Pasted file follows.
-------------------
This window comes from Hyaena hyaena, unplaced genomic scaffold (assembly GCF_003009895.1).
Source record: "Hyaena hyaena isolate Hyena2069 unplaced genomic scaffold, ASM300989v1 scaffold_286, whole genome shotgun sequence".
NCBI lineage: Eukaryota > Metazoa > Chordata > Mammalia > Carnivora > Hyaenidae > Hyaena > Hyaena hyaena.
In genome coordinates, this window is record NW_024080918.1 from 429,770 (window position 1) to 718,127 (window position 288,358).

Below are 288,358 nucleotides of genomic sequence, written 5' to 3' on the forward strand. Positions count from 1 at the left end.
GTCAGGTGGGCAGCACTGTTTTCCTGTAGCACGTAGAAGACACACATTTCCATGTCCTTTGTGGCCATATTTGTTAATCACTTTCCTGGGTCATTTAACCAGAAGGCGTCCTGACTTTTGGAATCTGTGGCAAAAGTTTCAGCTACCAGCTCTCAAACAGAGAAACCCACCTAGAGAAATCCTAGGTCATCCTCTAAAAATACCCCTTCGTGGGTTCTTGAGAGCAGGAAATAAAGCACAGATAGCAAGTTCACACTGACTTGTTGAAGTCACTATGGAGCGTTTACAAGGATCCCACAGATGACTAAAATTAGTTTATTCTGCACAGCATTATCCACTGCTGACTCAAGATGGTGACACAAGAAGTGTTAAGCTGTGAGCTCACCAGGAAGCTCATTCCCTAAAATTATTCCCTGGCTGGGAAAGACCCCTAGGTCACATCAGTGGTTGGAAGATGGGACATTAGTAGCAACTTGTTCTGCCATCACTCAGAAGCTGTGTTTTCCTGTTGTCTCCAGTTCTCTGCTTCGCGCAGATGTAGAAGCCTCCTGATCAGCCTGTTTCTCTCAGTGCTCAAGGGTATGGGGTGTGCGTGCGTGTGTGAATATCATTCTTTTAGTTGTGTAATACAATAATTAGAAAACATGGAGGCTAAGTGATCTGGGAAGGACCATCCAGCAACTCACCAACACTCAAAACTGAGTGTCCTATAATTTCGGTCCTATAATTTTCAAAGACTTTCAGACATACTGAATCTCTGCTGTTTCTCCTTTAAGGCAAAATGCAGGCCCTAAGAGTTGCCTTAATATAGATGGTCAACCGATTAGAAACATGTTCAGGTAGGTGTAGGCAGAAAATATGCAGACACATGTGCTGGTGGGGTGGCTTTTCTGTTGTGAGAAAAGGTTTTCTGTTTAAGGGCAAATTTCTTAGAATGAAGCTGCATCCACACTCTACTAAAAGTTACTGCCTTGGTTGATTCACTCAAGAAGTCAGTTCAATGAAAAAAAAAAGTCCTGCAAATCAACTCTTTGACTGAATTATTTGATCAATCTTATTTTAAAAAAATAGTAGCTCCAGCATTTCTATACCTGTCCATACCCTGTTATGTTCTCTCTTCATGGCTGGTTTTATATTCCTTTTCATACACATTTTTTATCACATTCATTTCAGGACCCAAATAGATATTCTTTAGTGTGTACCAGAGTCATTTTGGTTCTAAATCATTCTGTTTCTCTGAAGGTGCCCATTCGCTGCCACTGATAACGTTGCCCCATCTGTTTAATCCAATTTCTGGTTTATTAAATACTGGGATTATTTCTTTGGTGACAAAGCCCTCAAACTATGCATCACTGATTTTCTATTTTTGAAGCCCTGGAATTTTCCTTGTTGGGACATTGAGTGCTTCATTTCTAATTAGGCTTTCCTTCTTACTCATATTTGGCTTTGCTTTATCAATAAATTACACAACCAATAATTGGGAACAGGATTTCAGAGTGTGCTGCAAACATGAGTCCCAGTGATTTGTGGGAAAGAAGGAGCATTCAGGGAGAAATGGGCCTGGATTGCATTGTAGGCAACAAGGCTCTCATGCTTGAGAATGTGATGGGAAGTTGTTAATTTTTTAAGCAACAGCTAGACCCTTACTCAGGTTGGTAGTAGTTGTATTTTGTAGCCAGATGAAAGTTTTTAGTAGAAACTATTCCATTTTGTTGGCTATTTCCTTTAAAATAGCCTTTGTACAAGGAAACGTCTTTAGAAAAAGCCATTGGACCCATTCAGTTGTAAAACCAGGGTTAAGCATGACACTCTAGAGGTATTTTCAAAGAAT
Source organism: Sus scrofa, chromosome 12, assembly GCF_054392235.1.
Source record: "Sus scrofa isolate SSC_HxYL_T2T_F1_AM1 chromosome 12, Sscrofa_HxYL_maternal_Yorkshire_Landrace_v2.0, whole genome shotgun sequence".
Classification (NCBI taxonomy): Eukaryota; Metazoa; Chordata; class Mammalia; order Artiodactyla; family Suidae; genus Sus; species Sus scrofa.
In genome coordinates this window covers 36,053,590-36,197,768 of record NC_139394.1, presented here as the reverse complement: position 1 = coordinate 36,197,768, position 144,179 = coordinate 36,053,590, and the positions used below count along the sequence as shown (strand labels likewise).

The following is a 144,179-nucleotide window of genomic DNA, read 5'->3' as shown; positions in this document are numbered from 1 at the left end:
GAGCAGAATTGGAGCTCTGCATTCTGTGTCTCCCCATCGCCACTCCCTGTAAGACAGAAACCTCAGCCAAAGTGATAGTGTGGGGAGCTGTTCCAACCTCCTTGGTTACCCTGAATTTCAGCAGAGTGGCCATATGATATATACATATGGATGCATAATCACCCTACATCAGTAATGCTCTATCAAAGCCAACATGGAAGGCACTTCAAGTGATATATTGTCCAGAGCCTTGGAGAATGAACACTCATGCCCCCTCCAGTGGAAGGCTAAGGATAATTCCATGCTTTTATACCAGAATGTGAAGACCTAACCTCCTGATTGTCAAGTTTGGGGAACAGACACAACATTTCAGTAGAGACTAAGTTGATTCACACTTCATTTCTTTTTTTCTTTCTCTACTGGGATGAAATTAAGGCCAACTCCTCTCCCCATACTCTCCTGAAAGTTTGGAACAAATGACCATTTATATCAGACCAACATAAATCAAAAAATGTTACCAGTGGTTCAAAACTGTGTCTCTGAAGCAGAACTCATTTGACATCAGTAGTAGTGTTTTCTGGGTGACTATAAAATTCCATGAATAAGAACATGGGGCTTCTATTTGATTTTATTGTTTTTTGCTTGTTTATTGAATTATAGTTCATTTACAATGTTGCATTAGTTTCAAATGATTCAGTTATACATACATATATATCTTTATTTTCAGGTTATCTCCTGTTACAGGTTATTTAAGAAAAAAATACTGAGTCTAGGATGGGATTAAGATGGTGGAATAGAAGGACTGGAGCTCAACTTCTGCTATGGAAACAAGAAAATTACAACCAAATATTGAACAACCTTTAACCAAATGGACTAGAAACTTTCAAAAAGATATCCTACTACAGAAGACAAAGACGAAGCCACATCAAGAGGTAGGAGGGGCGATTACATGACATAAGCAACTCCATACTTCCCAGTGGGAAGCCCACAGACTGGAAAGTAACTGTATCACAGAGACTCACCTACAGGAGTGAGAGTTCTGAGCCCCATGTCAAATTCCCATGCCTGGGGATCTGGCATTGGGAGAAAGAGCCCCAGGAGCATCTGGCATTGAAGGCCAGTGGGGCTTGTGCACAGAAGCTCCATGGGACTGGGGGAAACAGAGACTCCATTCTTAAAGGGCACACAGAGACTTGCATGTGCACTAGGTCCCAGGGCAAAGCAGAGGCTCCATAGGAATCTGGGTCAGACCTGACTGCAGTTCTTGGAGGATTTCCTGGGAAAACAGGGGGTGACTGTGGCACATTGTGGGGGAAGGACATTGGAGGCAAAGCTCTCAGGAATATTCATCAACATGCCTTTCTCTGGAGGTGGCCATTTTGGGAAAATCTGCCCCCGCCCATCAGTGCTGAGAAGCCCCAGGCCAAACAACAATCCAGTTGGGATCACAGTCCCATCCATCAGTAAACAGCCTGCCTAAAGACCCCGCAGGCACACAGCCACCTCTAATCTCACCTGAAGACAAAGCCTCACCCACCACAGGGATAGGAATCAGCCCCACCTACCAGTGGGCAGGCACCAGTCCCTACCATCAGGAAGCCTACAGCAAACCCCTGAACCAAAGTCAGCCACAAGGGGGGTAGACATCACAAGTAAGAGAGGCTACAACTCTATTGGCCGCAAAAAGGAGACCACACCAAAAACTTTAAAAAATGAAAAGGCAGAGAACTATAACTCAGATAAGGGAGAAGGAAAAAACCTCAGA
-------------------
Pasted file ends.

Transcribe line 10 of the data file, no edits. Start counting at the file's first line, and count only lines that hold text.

In genome coordinates this window covers 36,053,590-36,197,768 of record NC_139394.1, presented here as the reverse complement: position 1 = coordinate 36,197,768, position 144,179 = coordinate 36,053,590, and the positions used below count along the sequence as shown (strand labels likewise).